In today’s increasingly competitive retail landscape, delivery times are becoming a crucial differentiator between brands. According to research by Deloitte, the wide majority (83%) of shoppers consider fast shipping to mean delivery within two days or less.
As a result, people are no longer happy to wait days or weeks for their goods and next day delivery is now considered a standard, rather than a luxury.
With major disruptions to the UK’s roads, including adverse weather conditions, roadworks and even pesky potholes, logistics companies are now under more pressure to ensure customer demands are met.
Last year the Beast from the East, threw the country into complete chaos – poor driving conditions prompted online supermarkets to cancel tens of thousands of orders and saw profits slump as a result.
It is safe to say that the British weather is getting harder to predict. This February saw temperatures peak at 21oC in London sparking a rush in for goods usually associated with summer. Conversely periods of freak weather may prompt consumers to postpone certain purchases until later in the year.
In order to keep up with these peaks and troughs in consumer demand logistics businesses must ensure that they have an effective business mobility strategy in place across their entire supply chain.
Mobile devices and apps, when used in transportation and logistics, hold the key to visibility across the supply chain by providing access to real-time asset visibility on everything from drivers, to vehicles and their cargo.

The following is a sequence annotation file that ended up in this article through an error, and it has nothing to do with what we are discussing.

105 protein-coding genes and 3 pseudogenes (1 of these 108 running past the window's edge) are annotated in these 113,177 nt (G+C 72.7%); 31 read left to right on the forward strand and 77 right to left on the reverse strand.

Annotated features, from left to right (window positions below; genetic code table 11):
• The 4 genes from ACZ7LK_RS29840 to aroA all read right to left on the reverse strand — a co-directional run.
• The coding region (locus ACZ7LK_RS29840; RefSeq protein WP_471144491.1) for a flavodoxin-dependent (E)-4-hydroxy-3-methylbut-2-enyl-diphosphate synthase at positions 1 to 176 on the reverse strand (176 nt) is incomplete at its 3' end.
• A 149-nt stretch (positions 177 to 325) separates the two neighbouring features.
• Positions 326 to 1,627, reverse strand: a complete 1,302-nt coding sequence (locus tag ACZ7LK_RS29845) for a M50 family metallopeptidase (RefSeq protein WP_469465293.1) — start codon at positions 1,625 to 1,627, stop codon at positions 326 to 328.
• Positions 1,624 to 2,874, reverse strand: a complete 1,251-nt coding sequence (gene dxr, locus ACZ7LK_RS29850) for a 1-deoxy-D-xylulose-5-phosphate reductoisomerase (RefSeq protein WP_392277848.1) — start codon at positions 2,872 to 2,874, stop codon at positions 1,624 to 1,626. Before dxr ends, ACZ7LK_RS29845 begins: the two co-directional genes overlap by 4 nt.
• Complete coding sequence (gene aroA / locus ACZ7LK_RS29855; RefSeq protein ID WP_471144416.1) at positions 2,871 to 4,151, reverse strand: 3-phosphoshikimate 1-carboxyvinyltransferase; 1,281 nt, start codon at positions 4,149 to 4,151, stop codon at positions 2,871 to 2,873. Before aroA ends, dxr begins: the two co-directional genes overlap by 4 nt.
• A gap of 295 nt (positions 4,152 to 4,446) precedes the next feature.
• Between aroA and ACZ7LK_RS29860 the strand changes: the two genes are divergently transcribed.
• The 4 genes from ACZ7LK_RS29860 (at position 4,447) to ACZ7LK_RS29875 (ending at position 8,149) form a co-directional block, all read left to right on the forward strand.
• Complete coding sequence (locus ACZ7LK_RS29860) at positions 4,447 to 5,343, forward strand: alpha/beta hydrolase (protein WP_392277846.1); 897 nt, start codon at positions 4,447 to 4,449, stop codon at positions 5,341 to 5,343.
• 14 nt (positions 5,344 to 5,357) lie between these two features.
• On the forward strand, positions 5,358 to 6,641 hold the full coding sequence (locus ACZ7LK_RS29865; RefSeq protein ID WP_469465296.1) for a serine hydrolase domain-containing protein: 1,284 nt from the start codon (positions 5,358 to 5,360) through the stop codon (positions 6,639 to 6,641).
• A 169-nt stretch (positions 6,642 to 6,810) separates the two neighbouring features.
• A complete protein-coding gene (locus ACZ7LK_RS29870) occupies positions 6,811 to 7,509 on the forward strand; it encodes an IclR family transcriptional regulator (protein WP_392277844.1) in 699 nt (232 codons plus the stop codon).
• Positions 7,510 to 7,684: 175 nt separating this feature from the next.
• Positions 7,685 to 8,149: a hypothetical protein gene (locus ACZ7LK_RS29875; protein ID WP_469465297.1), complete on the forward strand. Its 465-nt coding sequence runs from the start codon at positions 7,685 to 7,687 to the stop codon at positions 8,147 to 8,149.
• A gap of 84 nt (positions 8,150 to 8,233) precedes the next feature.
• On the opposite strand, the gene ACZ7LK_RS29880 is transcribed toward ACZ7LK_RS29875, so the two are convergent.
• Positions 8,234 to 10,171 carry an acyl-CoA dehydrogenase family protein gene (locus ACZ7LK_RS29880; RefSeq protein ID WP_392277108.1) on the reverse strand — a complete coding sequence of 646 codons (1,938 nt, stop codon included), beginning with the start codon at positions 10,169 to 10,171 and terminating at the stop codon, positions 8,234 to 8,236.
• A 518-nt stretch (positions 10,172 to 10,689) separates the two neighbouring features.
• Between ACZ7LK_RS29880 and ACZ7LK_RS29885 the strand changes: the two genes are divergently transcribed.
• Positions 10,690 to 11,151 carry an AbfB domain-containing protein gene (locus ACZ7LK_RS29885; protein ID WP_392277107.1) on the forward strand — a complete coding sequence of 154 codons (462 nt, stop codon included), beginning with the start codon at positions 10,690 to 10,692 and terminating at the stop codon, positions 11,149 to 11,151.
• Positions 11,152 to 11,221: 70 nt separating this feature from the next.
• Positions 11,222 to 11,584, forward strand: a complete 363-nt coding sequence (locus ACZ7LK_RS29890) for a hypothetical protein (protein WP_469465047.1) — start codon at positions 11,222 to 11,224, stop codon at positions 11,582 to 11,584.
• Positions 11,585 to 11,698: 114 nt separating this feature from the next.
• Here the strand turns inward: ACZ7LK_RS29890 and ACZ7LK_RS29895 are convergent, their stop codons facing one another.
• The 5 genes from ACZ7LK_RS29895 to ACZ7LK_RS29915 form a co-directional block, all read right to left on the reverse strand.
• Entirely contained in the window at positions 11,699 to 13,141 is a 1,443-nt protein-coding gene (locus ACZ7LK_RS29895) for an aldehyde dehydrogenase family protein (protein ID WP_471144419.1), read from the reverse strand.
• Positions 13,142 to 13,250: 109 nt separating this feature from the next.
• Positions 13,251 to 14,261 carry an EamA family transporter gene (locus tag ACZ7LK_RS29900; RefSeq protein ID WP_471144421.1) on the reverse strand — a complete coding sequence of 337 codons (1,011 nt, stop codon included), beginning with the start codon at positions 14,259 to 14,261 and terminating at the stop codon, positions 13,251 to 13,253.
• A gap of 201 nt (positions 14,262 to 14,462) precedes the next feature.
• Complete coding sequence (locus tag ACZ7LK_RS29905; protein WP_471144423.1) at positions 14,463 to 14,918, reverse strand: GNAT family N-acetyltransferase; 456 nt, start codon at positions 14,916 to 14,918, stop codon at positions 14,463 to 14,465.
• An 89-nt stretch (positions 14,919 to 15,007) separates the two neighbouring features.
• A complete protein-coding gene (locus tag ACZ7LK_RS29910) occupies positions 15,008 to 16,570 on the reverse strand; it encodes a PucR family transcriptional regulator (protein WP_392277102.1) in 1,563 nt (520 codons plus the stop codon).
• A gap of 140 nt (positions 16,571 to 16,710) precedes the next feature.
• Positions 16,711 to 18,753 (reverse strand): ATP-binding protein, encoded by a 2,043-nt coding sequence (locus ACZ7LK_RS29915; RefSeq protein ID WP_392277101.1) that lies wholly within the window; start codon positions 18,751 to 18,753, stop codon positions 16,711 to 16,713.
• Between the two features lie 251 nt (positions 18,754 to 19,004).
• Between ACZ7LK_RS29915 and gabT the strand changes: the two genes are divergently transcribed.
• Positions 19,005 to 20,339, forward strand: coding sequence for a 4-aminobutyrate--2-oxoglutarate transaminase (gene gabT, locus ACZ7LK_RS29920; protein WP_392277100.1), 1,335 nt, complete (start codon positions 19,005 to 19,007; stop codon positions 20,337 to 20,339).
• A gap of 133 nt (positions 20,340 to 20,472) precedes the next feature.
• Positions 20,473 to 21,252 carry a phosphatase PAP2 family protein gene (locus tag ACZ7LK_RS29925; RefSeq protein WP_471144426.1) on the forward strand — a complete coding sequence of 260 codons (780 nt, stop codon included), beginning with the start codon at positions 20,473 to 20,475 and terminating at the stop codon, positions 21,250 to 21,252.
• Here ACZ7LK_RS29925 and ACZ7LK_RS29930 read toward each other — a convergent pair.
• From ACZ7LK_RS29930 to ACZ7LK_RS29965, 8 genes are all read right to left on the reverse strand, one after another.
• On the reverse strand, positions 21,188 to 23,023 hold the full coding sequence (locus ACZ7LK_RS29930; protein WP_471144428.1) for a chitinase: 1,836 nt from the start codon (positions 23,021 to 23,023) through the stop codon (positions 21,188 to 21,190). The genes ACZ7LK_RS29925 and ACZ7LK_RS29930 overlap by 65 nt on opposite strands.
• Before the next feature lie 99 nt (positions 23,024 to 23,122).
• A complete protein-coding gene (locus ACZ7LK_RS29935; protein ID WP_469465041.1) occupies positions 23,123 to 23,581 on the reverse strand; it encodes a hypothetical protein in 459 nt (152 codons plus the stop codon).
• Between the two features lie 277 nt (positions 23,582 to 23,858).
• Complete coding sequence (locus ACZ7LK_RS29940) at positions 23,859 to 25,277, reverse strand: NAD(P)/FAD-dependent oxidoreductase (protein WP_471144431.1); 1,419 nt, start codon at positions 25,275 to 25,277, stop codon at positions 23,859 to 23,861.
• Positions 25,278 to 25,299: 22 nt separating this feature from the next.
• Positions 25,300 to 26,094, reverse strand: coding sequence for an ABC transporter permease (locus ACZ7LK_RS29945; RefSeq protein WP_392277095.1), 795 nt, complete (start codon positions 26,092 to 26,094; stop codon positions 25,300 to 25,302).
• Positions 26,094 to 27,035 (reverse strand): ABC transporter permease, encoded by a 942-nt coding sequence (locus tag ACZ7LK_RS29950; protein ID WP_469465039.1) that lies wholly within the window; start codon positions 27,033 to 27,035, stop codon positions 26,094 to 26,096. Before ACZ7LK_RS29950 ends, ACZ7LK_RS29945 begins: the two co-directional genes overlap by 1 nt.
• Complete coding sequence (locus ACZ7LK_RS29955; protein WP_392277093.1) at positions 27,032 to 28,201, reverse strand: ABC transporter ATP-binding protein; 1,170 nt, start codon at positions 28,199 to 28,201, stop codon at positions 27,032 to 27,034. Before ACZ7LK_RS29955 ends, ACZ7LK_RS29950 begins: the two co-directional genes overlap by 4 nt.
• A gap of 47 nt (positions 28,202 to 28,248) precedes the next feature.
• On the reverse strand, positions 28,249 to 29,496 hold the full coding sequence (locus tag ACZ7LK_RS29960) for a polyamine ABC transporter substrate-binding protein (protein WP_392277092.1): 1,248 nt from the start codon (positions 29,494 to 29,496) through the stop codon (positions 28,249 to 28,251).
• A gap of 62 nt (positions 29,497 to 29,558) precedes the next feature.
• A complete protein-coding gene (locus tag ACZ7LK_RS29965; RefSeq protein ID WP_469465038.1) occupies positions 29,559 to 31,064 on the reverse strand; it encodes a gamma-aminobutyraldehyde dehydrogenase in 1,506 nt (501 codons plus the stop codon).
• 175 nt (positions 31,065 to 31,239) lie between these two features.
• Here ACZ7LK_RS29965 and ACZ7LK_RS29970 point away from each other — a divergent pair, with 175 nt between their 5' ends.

By integrating an effective business mobility strategy across all devices and backend systems, organisations can improve efficiency, accuracy and timeliness across the delivery process.
An effective mobile device strategy will provide insight, from confirmation scans of material being received at the hub or arriving at the depot, through to the state of mobile devices out in the field.
The ability to monitor and gain insight into devices used by drivers can also help companies protect their workers by locking down and limiting functionality of mobile devices based on vehicle speed.
This could effectively limit the risk of distracted drivers and reduce potential accidents as a result.
With customer expectations continuing to grow at a rapid pace, it is important to ensure that items are delivered on time, without delay.
Having access to these real-time updates and accurate information makes everyone happier: the shipper, the carrier and, most importantly, the customer, who now demands online tracking access to see their parcel’s whereabouts in real-time.
If organisations do not leverage an integrated mobile approach to improve the visibility, management, and support of their business-critical mobility, they run the risk of limiting their ability to swiftly respond to issues, which could directly lead to losses in revenue.
By having access to real-time insights, brands can minimise driver downtime and improve overall customer service as a result.